GUI Components (Widgets)

In the previous lecture, we discussed handling events from the mouse (and by analogy the keyboard, window manager, etc). Modern user interfaces abound with complex display and functional units. Although it is possible to build an entire GUI from scratch handling only the basic events, it is not only tedious and time comsuming. To save programmers from this chore, most GUI environments provide a set of pre-built library components that implement commonly used UI functionality. These GUI components (often called widgets) process the basic mouse and keyboard events in their windows and communicate with the rest of the program through a set of method calls (API) and by sending their own events (which are processed through the event queue just like the basic mouse and keyboard events).

There is another benefit to these widget sets besides saving the programmer some work. Programs using a particular Widget set will all tend to have similar "look-and-feel"-s and behave similarly. This is a great benefit to the user who can count on things to look the same and act the same between programs.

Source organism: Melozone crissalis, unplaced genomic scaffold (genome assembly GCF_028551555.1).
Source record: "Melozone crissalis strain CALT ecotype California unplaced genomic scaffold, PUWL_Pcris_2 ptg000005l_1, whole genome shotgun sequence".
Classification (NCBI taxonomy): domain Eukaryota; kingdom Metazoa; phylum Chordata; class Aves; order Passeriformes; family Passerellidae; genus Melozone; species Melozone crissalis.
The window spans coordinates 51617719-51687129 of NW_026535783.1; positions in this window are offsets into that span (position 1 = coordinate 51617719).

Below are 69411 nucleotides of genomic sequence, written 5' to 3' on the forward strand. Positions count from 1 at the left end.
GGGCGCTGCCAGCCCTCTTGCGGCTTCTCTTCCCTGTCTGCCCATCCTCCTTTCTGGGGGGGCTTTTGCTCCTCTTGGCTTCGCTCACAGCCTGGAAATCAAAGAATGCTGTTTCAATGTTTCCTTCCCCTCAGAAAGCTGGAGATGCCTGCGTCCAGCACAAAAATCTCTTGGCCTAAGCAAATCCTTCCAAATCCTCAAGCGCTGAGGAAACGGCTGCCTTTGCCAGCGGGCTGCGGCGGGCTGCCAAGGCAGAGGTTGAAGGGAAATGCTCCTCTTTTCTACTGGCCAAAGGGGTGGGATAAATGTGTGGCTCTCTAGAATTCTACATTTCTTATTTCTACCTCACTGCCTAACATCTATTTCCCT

There are really no new paradigms or technologies involved in using widgets. They are created and added using the same methods we used for JPanels when discussing graphics. The event handling follows that used for the mouse events. The additional complexities introduced by GUI components are really to their variety, functionality, and sheer number per program. In particular, the issues are:

Much of the effort of GUI programming is combing the books and on-line documentation. There are around 20 component types in Java, we will only give a small sampling in this lecture, chosen to illustrate the basic points above. We are also going to postpone a discussion of layout for another time.

We are also going to ignore the whole issue of what makes a good GUI design. This is far beyond the scope of this course and is a field in itself ( there are many books on this subject, along with several journals and conferences).

Basic Components: Buttons

Text Input


Dialog boxes

Table Widget

Finally, we will end with a most complex widget that with a more complex model.


There are many other interesting widgets including spinners, progress bars, toolbars, tree widgets, tab widget (one of my fav's), and HTML/RTF text widgets. Explore and have fun.